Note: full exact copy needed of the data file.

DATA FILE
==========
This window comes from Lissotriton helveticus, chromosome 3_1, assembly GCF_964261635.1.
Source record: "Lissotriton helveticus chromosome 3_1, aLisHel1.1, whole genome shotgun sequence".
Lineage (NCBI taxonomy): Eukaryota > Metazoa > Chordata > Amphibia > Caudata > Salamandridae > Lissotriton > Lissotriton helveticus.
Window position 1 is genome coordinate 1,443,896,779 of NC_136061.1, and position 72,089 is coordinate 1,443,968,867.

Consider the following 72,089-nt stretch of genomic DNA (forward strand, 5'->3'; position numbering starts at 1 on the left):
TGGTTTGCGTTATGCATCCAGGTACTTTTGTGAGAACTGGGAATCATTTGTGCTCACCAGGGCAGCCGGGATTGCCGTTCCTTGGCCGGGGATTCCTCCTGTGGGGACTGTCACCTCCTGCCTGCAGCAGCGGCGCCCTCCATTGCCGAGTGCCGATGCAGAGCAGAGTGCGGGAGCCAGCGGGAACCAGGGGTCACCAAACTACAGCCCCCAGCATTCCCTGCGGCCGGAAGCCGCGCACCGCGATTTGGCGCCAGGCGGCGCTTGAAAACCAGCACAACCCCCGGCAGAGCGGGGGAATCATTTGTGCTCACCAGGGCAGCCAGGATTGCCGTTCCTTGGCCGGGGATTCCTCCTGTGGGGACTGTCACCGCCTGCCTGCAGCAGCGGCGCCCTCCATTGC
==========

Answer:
This window comes from Lissotriton helveticus, chromosome 3_1, assembly GCF_964261635.1.
Source record: "Lissotriton helveticus chromosome 3_1, aLisHel1.1, whole genome shotgun sequence".
Lineage (NCBI taxonomy): Eukaryota > Metazoa > Chordata > Amphibia > Caudata > Salamandridae > Lissotriton > Lissotriton helveticus.
Window position 1 is genome coordinate 1,443,896,779 of NC_136061.1, and position 72,089 is coordinate 1,443,968,867.

Consider the following 72,089-nt stretch of genomic DNA (forward strand, 5'->3'; position numbering starts at 1 on the left):
TGGTTTGCGTTATGCATCCAGGTACTTTTGTGAGAACTGGGAATCATTTGTGCTCACCAGGGCAGCCGGGATTGCCGTTCCTTGGCCGGGGATTCCTCCTGTGGGGACTGTCACCTCCTGCCTGCAGCAGCGGCGCCCTCCATTGCCGAGTGCCGATGCAGAGCAGAGTGCGGGAGCCAGCGGGAACCAGGGGTCACCAAACTACAGCCCCCAGCATTCCCTGCGGCCGGAAGCCGCGCACCGCGATTTGGCGCCAGGCGGCGCTTGAAAACCAGCACAACCCCCGGCAGAGCGGGGGAATCATTTGTGCTCACCAGGGCAGCCAGGATTGCCGTTCCTTGGCCGGGGATTCCTCCTGTGGGGACTGTCACCGCCTGCCTGCAGCAGCGGCGCCCTCCATTGC